In two recent studies, we investigated S. aureus virulence factors that could potentially differentiate PB from RB strains in the context of endovascular infections (23, 56). We initially studied PB or RB isolates from the Duke University Medical Center and delineated several in vitro parameters that appeared to distinguish these two strain cohorts, including enhanced matrix ligand and endothelial cell binding, and reduced susceptibility to polymorphonuclear leukocytes (PMN) and platelet-specific host defense peptides (HDPs) (23, 56). Several other recent investigations have also reported associations between putative pathogenic markers of MRSA and the PB outcome in patients with both IE and non-IE syndromes (24, 33, 43, 45). Taken together, these experimental and clinical data suggest that PB isolates may have specific pathogenic characteristics that distinguish them from RB isolates and that might potentially predict a worse clinical outcome. However, a decade of literature studying MRSA virulence factors has identified a recurring theme: no single virulence factor alone appears to be sufficient to describe MRSA virulence in endovascular infection. Rather, we hypothesize that combinations of virulence factors are necessarily or uniquely involved in PB.

Building on our prior investigations, the current study aimed to identify further potential mosaic (“combinatorial”) signatures associated with the PB outcome. To circumvent possible geographic, single-center, and/or clonality biases from previous studies, we utilized a PB and an RB strain cohort from 2002 to 2005, involving a well-characterized, multinational S. aureus bacteremia antibiotic trial (20). We profiled relevant genotypic and in vitro phenotypic characteristics, including susceptibility profiles to prototypic innate HDPs, endovascular host cell and ligand binding, and biofilm formation.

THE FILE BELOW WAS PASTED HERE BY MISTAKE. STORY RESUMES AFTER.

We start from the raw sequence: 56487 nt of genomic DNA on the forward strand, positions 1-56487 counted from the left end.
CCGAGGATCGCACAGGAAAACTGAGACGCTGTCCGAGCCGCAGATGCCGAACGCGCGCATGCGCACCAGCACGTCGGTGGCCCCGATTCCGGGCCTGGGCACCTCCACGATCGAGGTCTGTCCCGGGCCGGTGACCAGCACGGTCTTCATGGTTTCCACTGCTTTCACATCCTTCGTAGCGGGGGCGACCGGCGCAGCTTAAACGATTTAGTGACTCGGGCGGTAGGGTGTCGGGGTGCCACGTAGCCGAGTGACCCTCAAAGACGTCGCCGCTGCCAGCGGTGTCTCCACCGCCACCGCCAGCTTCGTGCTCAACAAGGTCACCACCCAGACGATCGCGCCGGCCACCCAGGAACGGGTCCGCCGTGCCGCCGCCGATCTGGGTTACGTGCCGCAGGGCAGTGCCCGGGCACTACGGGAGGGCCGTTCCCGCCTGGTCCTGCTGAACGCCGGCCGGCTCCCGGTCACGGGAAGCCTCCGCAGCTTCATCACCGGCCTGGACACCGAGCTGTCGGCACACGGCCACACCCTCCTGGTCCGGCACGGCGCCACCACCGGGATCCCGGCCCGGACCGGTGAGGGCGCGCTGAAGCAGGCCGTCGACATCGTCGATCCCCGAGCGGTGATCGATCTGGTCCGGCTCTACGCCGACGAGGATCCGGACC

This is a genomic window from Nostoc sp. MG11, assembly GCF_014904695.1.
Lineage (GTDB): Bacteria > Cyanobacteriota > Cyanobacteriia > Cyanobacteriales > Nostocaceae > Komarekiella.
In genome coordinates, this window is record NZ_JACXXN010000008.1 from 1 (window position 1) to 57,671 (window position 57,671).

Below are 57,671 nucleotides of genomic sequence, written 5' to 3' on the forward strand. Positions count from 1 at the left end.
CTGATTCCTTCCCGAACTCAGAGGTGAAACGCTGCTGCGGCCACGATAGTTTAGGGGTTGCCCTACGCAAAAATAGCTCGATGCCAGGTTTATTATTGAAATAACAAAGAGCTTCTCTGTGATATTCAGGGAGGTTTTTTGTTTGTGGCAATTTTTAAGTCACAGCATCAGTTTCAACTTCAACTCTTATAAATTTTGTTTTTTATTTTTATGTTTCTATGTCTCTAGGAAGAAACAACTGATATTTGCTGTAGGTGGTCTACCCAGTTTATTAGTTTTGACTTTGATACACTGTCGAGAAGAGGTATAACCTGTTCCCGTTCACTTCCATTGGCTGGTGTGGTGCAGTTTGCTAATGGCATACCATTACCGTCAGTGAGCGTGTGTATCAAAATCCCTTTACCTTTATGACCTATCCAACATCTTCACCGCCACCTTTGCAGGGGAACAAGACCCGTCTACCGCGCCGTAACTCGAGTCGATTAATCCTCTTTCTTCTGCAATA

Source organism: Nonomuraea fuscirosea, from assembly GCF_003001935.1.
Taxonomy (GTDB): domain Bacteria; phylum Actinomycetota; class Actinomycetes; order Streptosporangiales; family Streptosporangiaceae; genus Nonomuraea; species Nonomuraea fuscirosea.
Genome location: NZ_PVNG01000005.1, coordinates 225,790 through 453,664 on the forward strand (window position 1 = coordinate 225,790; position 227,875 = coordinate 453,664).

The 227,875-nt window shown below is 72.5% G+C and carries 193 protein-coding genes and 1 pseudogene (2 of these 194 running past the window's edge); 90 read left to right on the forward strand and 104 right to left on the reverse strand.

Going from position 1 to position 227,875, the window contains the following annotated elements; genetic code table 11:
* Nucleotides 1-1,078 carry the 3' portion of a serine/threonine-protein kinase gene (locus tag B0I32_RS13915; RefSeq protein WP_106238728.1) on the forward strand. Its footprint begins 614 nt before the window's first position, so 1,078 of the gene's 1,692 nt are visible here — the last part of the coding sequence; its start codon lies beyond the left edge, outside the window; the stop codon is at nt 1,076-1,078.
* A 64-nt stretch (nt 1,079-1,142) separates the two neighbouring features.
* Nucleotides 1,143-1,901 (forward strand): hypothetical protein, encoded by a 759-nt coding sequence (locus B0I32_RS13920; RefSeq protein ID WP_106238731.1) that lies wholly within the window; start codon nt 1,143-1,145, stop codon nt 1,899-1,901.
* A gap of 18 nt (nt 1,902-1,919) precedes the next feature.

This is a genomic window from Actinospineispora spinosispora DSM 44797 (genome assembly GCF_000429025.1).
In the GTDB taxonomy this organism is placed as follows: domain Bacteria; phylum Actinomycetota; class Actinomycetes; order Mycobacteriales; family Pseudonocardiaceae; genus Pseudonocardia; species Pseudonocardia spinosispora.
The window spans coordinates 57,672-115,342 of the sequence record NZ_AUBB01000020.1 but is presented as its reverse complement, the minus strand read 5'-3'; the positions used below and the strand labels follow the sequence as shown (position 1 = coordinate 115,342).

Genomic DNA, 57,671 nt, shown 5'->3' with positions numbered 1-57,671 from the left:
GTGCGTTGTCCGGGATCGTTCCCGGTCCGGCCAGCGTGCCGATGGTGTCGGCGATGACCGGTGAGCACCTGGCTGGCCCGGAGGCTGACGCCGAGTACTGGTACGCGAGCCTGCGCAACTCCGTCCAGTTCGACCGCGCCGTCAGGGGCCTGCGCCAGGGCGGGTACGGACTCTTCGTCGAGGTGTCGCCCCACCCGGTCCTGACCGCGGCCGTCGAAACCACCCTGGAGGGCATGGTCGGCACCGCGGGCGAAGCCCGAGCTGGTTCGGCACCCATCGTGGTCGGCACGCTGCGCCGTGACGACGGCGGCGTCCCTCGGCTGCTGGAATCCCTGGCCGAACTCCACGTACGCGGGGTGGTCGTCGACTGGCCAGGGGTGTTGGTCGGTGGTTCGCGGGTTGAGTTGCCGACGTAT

(This work was presented in part at the 110th General Meeting of the American Society for Microbiology in San Diego, CA, 23 to 27 May 2010, abstract D-631.)


Bacterial strains and growth conditions.

All MRSA strains used in this study originated from a multinational S. aureus bacteremia clinical trial collection conducted between 2002 and 2005 (20). Detailed descriptions of the study patients have been previously reported (20). In brief, the patients in this study were well matched for epidemiologic, demographic, and clinical features (e.g., underlying diseases). All 36 patients in our analysis had complicated MRSA bacteremia and/or infective endocarditis, and all received either daptomycin monotherapy or dual-drug standard therapy consisting of vancomycin plus low-dose, short-course aminoglycosides. As demonstrated by the data, patients in daptomycin and vancomycin treatment groups had similar clinical outcomes (“noninferior”) (20). Clinical blood culture data were used to group our study isolates into PB and RB cohorts. PB (n = 18) was defined as ≥7 days of positive MRSA blood cultures despite receiving antibiotics to which the isolate was susceptible in vitro (37). RB (n = 18) was defined as an initial positive MRSA blood culture, with subsequent blood cultures being negative 2 to 4 days after therapy initiation. These definitions of PB and RB are the same as those used in our previous strain set investigations of this clinical outcome (23, 56). When not otherwise specified, bacteria were grown overnight in tryptic soy broth (TSB) at 37°C.

Determination of MICs and population analysis.